NRF24L01 module doesn't work

I have made a program to control a servo with a potentiometer. The potentiometer and the servo can communicate through the NRF24L01 module. But it doesn’t work.

This is the code from te master:

#include <SPI.h>
#include <nRF24L01.h>
#include <RF24.h>

RF24 radio(7, 8); // CE, CSN

const byte address[6] = {"Node1"};
const int potpin = A0;

int val = 0;

void setup() {

radio.begin();
radio.openWritingPipe(address);
radio.setPALevel(RF24_PA_MIN);
radio.stopListening();
}
void loop() {
val = analogRead(potpin);
val = map(val, 0, 1023, 0, 179);

radio.write(&val, sizeof(val));
delay(5);
}

And this is the code from the receiver:

#include <SPI.h>
#include <nRF24L01.h>
#include <RF24.h>
#include <Servo.h>

Servo myservo;
RF24 radio(7, 8); // CE, CSN
const byte address[6] = {"Node1"};
const int servo = 9;
int val = 0;

void setup()
{
Serial.begin(9600);
myservo.attach(servo);

radio.begin();
radio.openReadingPipe(0, address);
radio.setPALevel(RF24_PA_MIN);
radio.startListening();
}
void loop()
{
delay(5);
radio.startListening();

if ( radio.available()) {
while (radio.available()) {
radio.read(&val, sizeof(val));
myservo.write(val);
Serial.print("Servo position = ");
Serial.println(val);
}
}
}

Is the code wrong or is it something else?
sorry for my bad English.

If you are not good in englisch use google-translate
Write your detailed message in your native language and let do googletranslate do the translation.
The grammar won't be brilliant but it will be easy to understand. And that is the important thing.

You should post code by using code-tags
There is an automatic function for doing this in the Arduino-IDE
just three steps

  1. press Ctrl-T for autoformatting your code
  2. do a rightclick with the mouse and choose "copy for forum"
  3. paste clipboard into write-window of a posting

You can re-edit your first posting.

You should a description what you can watach what your software is doing.

For debuging purposes you should add serial output to see what is going on in your code.
If you don't know how to add serial output just ask
best regards Stefan

I set up 2 Unos with rf24 radios, sender with pot and receiver with servo. I only changed pins (CE, CSN, servo pin) to test your code. It works fine. I can adjust the position of the servo with the potentiometer.

How are the radio modules powered? The most likely cause of problems with rf24 radios is lack of current capability of the power supply. I use homemade adapters like these with great success.

Carefully check your wiring.

Check out Robin2's simple rf24 tutorial. He discusses the power problem and some remedies. His tutorial is what I used to get my radios to work. There is a sketch to test the physical wired connection between the radio module and its processor (see reply #30).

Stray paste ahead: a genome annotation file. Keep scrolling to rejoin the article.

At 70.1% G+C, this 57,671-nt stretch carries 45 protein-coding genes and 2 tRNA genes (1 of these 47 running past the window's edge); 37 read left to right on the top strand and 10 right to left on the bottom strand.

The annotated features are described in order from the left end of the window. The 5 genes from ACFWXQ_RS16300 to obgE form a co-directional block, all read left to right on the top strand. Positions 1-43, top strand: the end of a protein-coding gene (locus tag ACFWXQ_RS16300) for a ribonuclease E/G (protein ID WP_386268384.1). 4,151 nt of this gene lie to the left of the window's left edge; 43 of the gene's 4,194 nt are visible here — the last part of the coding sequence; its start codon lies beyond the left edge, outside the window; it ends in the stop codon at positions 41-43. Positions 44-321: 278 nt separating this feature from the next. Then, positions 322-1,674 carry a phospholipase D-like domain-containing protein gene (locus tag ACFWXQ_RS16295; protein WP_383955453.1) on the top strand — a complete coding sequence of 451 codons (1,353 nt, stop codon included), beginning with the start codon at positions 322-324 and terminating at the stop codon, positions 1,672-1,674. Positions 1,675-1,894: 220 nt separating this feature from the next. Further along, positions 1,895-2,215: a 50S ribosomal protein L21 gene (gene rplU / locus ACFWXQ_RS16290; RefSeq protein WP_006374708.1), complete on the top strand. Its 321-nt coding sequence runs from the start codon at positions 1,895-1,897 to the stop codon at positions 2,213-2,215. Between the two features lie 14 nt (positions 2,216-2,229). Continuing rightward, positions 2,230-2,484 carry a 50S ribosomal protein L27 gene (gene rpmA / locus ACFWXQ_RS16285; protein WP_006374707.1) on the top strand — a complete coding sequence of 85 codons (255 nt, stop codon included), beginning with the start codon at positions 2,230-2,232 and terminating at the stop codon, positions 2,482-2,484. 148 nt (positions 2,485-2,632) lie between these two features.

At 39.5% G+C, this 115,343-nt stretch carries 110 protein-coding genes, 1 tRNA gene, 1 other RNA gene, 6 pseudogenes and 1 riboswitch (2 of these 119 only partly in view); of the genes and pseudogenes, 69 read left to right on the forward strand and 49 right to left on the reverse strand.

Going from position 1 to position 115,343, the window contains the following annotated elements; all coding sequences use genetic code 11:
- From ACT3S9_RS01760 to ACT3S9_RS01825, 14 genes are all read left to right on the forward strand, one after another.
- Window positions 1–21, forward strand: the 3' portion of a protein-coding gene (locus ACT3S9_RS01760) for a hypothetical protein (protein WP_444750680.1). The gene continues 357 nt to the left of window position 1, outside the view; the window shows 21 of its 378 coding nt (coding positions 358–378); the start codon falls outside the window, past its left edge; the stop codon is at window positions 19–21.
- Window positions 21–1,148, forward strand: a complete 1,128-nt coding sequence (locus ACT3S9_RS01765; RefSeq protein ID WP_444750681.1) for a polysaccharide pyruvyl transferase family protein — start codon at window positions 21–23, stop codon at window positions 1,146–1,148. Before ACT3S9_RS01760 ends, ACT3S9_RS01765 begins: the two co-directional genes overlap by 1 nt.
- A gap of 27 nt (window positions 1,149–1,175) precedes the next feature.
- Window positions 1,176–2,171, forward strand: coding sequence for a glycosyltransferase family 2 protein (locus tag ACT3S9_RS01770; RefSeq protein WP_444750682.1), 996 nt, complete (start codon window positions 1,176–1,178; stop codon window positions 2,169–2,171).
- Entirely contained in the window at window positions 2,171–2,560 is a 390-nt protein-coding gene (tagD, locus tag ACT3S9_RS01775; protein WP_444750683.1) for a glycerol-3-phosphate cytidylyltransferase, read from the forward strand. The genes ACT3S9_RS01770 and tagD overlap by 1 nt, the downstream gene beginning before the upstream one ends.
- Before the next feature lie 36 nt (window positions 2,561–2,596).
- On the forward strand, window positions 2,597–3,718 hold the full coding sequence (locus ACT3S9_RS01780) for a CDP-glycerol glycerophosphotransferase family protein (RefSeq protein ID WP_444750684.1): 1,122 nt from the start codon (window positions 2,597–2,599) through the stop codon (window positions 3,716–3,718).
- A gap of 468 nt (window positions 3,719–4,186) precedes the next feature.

1 Like

Posting a schematic of how you wired it, not a frizzy picture will help us help you. I suspect groundFungus is correct the schematic will tell all.

this is how I wired it.

Hi.

Sorry that is what is called a fritzy image.

Have you got a 10uF or 47uF capacitor across 3V3 and gnd AT the NRF pins?

Thanks.. Tom.. :smiley: :+1: :coffee: :australia:

You should add the capacitor or larger 100 uF as @TomGeorge reminds you.

Do not expect to power the servo from the Arduino 5 volt pin. Use an external power source with more than adequate current. Do you know what the current requirement of your servo is?

Get a simple set of programs you had nothing to do with writing working. No potentiometer, no servo. Test your wiring and NRFs this way. If your wiring is bad, or they broke, you are out of luck and didn't even know why.

If you want to skip those steps, at least:

Remove the servo from you circuit and see if the Serial.print line on the servo side is producing plausible values.

Until you can see plausible values for myservo.write(…), it is a waste of time to actually add the servo.

HTH

a7

This are the photos of the master arduino:


I hope that this photos are better.
Thank jou for helping

And this are the photos of de reciever arduino:

mart,

if you take pictures then on the picture must be visible which wire starts where and ends where
in one and the same picture. The letters on the connectors must be readable.

The alternative is a hand-drawn schematic.

The NRF24L-module has a documentation where each and every pin is named.
With your fritzing picture and your smartphone-pictures you have posted yet
you force your potential users to look up the documentation which pin is what.

This is work that you have to do. The hand-drawn connecting lines between the NRF24 and the arduino can wiggle up / down / left / right as much as they want as long it is easy to see which arduino-IO-pin-number is connected to pin-number of the NRF24

You should post code by using code-tags
There is an automatic function for doing this in the Arduino-IDE
just three steps

  1. press Ctrl-T for autoformatting your code
  2. do a rightclick with the mouse and choose "copy for forum"
  3. paste clipboard into write-window of a posting

A very effictive way to anaylse what is really going on is to add Serial.print-commands
to see in the serial monitor what is really going on in your code.

Did you do some basic tests?

best regards Stefan

How should I do a basic test?
tank you for helping.

I would suggest carefully reading and following Robin2's simple rf24 tutorial. That tutorial was instrumental in me getting my rf24 radios to work. Get those basic sketches to work.

Run the CheckConnection.ino sketch in reply #30 and post the results.

using codes that are well known to work
this tutorial has basic codes that have serial-output that will give you feedback what is working and what not

For using it by copy & paste you have to change your wiring
to use the hardware-SPI-Io-Pins as shown in this tutorial

There is a basic code that sends a fixed text
"Message 0"

best regards Stefan